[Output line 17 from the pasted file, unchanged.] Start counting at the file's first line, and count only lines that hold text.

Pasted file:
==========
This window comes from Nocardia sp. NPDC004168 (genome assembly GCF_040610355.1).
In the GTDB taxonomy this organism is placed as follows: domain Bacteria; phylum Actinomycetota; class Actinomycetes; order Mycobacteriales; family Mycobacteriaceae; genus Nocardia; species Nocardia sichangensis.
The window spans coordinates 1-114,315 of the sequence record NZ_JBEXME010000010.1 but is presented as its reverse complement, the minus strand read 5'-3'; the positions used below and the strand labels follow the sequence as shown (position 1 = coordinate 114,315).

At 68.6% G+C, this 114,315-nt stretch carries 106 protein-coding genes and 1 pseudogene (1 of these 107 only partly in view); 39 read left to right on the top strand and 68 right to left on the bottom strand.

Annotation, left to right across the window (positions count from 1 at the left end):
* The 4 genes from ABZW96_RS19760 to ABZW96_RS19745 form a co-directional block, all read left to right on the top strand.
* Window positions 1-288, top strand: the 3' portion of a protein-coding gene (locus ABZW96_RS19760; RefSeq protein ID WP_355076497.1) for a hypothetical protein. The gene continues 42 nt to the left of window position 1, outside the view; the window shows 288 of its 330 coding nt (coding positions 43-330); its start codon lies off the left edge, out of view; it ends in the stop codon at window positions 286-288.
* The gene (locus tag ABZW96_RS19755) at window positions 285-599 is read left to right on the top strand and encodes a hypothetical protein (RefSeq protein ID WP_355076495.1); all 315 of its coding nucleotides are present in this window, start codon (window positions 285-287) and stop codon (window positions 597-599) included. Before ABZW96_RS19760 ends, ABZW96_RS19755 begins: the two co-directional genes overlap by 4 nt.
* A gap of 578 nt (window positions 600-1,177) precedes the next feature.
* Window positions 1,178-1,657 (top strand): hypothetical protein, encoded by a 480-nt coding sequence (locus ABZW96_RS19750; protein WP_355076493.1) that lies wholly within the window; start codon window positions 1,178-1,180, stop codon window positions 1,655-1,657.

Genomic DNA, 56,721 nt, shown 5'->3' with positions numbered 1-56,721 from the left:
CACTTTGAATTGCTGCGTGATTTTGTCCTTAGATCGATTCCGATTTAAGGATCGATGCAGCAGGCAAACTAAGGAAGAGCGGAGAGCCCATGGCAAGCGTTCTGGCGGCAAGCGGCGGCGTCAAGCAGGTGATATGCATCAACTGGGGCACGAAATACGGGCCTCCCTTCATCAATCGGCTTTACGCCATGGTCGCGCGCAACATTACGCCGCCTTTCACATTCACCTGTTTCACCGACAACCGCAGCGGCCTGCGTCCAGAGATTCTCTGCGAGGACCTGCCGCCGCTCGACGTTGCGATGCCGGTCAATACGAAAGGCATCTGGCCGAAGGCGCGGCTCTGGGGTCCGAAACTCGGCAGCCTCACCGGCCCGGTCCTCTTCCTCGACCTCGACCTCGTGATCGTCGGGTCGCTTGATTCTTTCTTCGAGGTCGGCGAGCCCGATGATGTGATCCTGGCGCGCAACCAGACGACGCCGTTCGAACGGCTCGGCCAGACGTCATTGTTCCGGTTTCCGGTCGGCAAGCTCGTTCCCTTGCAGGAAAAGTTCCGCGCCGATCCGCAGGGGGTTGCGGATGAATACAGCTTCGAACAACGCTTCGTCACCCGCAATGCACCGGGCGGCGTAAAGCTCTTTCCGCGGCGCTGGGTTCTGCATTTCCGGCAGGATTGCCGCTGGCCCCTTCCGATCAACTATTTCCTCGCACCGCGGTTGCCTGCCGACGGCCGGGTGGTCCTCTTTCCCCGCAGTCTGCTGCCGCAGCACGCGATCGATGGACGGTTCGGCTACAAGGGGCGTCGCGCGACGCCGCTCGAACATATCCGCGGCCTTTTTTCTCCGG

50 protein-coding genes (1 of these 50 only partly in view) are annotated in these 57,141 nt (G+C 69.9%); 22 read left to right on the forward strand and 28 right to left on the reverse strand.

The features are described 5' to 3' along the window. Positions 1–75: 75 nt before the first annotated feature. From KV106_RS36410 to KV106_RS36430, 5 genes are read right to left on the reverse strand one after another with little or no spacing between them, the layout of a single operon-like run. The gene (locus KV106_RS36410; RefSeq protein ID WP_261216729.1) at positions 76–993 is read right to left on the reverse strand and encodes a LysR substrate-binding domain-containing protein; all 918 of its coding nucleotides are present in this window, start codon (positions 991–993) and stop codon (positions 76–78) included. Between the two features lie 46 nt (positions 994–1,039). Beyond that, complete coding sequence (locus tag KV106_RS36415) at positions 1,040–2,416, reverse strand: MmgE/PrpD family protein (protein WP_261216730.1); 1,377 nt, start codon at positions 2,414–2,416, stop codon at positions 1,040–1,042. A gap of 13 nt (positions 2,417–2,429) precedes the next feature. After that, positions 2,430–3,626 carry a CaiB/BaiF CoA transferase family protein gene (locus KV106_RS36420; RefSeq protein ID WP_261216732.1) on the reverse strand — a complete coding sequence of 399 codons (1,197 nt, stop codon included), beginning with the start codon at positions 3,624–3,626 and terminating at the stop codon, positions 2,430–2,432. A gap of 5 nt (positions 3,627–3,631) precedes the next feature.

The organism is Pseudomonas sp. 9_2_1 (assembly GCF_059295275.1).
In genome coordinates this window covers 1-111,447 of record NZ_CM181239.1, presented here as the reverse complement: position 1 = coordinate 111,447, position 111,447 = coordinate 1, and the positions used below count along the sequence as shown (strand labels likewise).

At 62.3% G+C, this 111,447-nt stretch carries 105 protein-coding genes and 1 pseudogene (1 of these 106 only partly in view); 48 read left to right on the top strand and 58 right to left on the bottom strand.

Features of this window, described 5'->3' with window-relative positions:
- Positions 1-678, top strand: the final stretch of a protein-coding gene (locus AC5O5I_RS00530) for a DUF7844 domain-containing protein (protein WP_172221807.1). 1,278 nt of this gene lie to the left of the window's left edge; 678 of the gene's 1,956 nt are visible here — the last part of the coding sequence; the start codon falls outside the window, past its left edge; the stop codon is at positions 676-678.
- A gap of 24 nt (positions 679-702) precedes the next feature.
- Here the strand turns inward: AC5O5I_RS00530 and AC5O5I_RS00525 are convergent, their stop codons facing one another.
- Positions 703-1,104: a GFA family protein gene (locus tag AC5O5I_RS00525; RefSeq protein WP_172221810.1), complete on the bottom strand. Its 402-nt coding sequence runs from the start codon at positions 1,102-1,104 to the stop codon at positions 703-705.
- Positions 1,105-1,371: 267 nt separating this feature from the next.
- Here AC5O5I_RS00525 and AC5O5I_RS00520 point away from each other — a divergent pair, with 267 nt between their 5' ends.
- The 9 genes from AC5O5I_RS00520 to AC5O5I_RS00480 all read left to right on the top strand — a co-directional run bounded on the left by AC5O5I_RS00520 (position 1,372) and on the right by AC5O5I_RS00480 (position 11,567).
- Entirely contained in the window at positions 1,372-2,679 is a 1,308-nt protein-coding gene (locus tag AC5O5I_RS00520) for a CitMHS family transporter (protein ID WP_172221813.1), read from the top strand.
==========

At 62.3% G+C, this 111,447-nt stretch carries 105 protein-coding genes and 1 pseudogene (1 of these 106 only partly in view); 48 read left to right on the top strand and 58 right to left on the bottom strand.